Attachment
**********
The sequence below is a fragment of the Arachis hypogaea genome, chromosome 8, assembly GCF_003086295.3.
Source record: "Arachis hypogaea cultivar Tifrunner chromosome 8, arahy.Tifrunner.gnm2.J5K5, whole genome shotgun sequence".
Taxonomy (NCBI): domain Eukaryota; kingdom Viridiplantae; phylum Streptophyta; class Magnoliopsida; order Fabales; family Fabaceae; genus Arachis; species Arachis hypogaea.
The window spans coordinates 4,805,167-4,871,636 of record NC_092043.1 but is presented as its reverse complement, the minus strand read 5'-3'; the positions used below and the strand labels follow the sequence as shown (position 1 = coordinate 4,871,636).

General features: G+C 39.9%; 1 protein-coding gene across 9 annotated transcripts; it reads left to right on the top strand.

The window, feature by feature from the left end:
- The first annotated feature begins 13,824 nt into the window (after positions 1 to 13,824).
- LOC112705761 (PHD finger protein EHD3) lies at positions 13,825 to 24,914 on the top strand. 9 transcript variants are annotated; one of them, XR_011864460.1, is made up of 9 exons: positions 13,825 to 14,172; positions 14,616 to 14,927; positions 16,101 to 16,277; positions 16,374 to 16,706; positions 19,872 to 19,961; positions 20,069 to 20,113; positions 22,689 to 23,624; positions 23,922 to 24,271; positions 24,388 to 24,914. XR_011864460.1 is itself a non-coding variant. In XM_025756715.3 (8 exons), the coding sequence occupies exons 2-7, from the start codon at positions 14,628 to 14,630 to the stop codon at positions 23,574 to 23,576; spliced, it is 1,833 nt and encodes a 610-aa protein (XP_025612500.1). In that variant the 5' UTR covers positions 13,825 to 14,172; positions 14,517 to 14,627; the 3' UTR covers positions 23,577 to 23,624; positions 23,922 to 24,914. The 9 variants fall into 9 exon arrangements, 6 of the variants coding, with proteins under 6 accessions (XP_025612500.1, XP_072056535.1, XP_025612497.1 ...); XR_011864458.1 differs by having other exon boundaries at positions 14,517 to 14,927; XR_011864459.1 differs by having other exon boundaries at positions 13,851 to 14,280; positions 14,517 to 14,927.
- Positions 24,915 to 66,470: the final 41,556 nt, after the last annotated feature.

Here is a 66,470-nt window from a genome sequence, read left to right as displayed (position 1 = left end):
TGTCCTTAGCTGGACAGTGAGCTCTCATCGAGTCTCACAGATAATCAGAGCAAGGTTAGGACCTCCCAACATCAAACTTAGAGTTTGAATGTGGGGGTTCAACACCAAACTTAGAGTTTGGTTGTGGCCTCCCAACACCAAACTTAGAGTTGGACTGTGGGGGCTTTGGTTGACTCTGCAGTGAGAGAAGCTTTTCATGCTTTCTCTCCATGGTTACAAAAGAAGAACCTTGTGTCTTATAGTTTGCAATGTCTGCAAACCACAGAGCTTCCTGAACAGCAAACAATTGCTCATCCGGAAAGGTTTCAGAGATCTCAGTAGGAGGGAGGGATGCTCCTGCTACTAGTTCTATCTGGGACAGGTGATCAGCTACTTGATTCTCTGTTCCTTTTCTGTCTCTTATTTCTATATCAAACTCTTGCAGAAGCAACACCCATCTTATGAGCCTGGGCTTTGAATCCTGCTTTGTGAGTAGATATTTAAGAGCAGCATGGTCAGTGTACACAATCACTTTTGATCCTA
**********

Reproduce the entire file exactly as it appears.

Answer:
The sequence below is a fragment of the Arachis hypogaea genome, chromosome 8, assembly GCF_003086295.3.
Source record: "Arachis hypogaea cultivar Tifrunner chromosome 8, arahy.Tifrunner.gnm2.J5K5, whole genome shotgun sequence".
Taxonomy (NCBI): domain Eukaryota; kingdom Viridiplantae; phylum Streptophyta; class Magnoliopsida; order Fabales; family Fabaceae; genus Arachis; species Arachis hypogaea.
The window spans coordinates 4,805,167-4,871,636 of record NC_092043.1 but is presented as its reverse complement, the minus strand read 5'-3'; the positions used below and the strand labels follow the sequence as shown (position 1 = coordinate 4,871,636).

General features: G+C 39.9%; 1 protein-coding gene across 9 annotated transcripts; it reads left to right on the top strand.

The window, feature by feature from the left end:
- The first annotated feature begins 13,824 nt into the window (after positions 1 to 13,824).
- LOC112705761 (PHD finger protein EHD3) lies at positions 13,825 to 24,914 on the top strand. 9 transcript variants are annotated; one of them, XR_011864460.1, is made up of 9 exons: positions 13,825 to 14,172; positions 14,616 to 14,927; positions 16,101 to 16,277; positions 16,374 to 16,706; positions 19,872 to 19,961; positions 20,069 to 20,113; positions 22,689 to 23,624; positions 23,922 to 24,271; positions 24,388 to 24,914. XR_011864460.1 is itself a non-coding variant. In XM_025756715.3 (8 exons), the coding sequence occupies exons 2-7, from the start codon at positions 14,628 to 14,630 to the stop codon at positions 23,574 to 23,576; spliced, it is 1,833 nt and encodes a 610-aa protein (XP_025612500.1). In that variant the 5' UTR covers positions 13,825 to 14,172; positions 14,517 to 14,627; the 3' UTR covers positions 23,577 to 23,624; positions 23,922 to 24,914. The 9 variants fall into 9 exon arrangements, 6 of the variants coding, with proteins under 6 accessions (XP_025612500.1, XP_072056535.1, XP_025612497.1 ...); XR_011864458.1 differs by having other exon boundaries at positions 14,517 to 14,927; XR_011864459.1 differs by having other exon boundaries at positions 13,851 to 14,280; positions 14,517 to 14,927.
- Positions 24,915 to 66,470: the final 41,556 nt, after the last annotated feature.

Here is a 66,470-nt window from a genome sequence, read left to right as displayed (position 1 = left end):
TGTCCTTAGCTGGACAGTGAGCTCTCATCGAGTCTCACAGATAATCAGAGCAAGGTTAGGACCTCCCAACATCAAACTTAGAGTTTGAATGTGGGGGTTCAACACCAAACTTAGAGTTTGGTTGTGGCCTCCCAACACCAAACTTAGAGTTGGACTGTGGGGGCTTTGGTTGACTCTGCAGTGAGAGAAGCTTTTCATGCTTTCTCTCCATGGTTACAAAAGAAGAACCTTGTGTCTTATAGTTTGCAATGTCTGCAAACCACAGAGCTTCCTGAACAGCAAACAATTGCTCATCCGGAAAGGTTTCAGAGATCTCAGTAGGAGGGAGGGATGCTCCTGCTACTAGTTCTATCTGGGACAGGTGATCAGCTACTTGATTCTCTGTTCCTTTTCTGTCTCTTATTTCTATATCAAACTCTTGCAGAAGCAACACCCATCTTATGAGCCTGGGCTTTGAATCCTGCTTTGTGAGTAGATATTTAAGAGCAGCATGGTCAGTGTACACAATCACTTTTGATCCTA